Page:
IT was a full house at the Ritz Cinema in Randwick for the Sydney premiere of Eyeless in Gaza on March 2, but the question on everyone’s lips was how much exposure this important documentary will receive around the world?
The film – produced by Robert Magid and directed by Martin Himel – sheds light on how international media coverage of the Israel-Gaza war in 2014, in many cases, painted Israel as the aggressor and failed to report both sides of the story.
During a Q&A session following the premiere, moderated by The Spectator editor Rowan Dean, Magid was asked how the film could gain broader exposure, to avoid “preaching to the converted”.
“I’m hoping the converted are a sort of seed from which the tree can grow,” Magid said.
“But I would be very disappointed if it stayed just within the Jewish community.
“We’ve shown it already [at premieres] in LA, New York, London and Copenhagen, we are distributing it through university campuses around the world through various organisations and we hope to present it to journalism schools.
“The main way that people can access the film is through iTunes, Google Play and Amazon, and the film and the trailer is downloadable at www.eyelessingazamovie.com.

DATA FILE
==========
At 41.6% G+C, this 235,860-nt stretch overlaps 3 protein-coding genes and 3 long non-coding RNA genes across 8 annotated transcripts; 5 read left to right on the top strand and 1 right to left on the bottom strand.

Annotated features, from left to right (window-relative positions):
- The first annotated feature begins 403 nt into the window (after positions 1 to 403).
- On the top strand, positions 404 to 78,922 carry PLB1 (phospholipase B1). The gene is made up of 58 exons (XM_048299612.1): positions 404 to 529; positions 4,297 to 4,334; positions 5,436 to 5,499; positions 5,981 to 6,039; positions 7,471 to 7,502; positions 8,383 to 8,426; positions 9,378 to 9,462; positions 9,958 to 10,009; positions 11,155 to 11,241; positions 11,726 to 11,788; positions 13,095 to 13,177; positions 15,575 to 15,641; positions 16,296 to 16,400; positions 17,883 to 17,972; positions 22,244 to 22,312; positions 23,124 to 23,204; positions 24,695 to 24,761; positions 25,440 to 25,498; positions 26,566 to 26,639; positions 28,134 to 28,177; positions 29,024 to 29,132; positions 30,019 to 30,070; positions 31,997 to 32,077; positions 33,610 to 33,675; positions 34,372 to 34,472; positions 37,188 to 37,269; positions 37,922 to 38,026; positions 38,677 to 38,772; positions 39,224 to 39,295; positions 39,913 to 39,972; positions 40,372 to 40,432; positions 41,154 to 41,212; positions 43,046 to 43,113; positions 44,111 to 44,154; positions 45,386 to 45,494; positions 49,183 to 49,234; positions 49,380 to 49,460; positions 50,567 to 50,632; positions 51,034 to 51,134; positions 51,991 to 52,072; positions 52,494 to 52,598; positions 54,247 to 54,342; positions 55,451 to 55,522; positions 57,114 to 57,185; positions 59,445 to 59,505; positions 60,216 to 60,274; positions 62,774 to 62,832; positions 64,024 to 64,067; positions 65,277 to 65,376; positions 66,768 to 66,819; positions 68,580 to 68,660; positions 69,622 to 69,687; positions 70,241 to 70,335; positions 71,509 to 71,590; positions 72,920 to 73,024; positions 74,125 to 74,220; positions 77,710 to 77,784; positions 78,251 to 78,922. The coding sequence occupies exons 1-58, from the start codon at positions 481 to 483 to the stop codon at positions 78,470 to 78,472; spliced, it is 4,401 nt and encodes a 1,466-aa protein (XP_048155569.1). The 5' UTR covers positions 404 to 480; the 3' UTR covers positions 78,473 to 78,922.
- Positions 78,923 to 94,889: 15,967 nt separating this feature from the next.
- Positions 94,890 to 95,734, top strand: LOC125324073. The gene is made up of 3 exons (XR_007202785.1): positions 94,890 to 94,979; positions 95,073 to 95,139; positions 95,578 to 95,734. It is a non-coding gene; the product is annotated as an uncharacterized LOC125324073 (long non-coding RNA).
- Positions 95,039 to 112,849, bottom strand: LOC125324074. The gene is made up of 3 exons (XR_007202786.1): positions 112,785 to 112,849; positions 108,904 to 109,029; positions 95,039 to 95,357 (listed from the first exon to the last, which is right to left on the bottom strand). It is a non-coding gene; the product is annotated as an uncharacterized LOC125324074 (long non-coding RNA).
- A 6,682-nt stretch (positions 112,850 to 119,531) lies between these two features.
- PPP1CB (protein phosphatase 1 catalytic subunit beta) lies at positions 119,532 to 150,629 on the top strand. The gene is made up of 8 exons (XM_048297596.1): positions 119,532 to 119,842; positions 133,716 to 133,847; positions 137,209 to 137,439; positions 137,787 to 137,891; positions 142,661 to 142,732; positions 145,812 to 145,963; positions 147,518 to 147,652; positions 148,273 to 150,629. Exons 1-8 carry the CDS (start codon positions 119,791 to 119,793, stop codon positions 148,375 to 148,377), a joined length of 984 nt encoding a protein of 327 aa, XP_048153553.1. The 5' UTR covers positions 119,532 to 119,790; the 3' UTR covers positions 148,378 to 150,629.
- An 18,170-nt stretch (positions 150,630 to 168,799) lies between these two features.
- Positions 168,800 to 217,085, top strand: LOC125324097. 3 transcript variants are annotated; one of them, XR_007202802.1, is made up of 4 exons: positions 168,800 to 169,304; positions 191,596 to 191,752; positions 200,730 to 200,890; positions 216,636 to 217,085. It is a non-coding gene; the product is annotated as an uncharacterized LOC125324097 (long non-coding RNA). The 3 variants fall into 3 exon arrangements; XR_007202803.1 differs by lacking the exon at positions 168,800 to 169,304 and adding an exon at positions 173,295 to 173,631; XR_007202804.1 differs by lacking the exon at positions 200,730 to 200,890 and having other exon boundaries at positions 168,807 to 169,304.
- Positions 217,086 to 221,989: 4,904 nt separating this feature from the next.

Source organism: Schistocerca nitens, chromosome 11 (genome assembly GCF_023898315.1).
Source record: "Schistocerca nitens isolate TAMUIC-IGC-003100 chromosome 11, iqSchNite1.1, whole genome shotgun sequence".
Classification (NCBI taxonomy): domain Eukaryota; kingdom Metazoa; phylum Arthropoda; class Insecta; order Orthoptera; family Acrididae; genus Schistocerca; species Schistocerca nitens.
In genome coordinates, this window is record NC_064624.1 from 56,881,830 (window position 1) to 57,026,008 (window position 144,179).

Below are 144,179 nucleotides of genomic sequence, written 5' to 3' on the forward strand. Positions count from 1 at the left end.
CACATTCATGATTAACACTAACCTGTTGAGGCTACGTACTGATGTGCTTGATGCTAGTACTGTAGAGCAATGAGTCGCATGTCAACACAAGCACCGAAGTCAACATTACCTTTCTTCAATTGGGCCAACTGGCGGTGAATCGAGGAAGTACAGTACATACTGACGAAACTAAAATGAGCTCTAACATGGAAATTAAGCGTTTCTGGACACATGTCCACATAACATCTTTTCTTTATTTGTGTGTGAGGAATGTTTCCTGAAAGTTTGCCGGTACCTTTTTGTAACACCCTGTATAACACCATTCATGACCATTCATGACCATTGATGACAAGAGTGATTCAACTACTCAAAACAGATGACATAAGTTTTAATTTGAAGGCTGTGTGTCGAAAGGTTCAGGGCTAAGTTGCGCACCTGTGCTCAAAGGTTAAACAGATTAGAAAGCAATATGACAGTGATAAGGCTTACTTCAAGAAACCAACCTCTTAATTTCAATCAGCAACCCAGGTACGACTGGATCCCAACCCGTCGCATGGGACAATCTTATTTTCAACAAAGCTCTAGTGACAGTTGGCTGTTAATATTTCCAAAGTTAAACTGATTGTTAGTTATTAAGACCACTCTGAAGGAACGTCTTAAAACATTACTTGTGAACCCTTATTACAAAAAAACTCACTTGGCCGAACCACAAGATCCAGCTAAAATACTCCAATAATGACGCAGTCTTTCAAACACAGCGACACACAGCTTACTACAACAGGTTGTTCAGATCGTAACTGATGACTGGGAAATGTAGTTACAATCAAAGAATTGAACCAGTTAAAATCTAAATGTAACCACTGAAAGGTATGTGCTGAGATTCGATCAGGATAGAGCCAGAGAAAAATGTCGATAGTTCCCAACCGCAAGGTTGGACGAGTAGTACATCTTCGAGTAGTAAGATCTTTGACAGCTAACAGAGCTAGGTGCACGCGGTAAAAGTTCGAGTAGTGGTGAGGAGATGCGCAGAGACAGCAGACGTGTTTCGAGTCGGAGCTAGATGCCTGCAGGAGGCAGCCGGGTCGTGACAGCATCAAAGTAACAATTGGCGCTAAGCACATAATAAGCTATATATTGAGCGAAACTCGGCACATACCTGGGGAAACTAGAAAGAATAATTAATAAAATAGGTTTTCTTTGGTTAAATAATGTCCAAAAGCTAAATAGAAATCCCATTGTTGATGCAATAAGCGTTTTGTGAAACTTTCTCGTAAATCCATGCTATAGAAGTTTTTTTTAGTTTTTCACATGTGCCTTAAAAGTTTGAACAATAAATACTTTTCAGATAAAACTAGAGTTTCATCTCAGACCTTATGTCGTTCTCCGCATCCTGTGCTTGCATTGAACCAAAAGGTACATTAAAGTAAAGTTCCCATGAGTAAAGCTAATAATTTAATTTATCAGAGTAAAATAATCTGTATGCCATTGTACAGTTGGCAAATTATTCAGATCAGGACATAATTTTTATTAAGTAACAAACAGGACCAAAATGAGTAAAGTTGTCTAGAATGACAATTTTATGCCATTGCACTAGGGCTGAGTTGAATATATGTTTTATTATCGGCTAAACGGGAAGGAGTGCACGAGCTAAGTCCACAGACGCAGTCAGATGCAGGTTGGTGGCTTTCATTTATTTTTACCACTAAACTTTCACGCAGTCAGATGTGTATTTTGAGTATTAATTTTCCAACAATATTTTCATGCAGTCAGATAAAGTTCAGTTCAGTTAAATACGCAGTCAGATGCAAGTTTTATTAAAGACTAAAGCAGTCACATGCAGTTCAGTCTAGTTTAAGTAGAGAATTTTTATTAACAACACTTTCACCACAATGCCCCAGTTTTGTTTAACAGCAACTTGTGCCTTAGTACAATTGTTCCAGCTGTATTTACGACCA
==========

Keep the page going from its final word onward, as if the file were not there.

“What we are hoping is that people who feel it is an important film will spread the word.
“We’ve offered it to the ABC and SBS – they said it doesn’t fit in with their programming.”
Magid said he was inspired to produce the film because he and his wife, Ruth, felt strongly that the media was implying “that Israel was enjoying the war, or was callously fighting a war, rather than what we know is the case”.
“I was quite aware of the inaccuracies … and also the virulence of the ‘groupthink’ of many of the [international] journalists based in Jerusalem,” Magid said.
Executive Council of Australian Jewry executive director Peter Wertheim and United Israel Appeal NSW CEO Yair Miller were also panellists.
Wertheim noted the film’s coverage of open intimidation by Hamas against foreign journalists.
“You had the unusual situation of the Foreign Press Association issuing a statement at the end of the conflict condemning Hamas for … essentially trying to vet what independent journalists were trying to report. That got scant coverage on the ABC, on Fairfax and the other usual places,” Wertheim said.
Miller added that a major part of the problem of bias in media coverage of the war by the foreign press corps based in Jerusalem and Tel Aviv “is the groupthink that goes on, and as momentum builds, it becomes the norm”.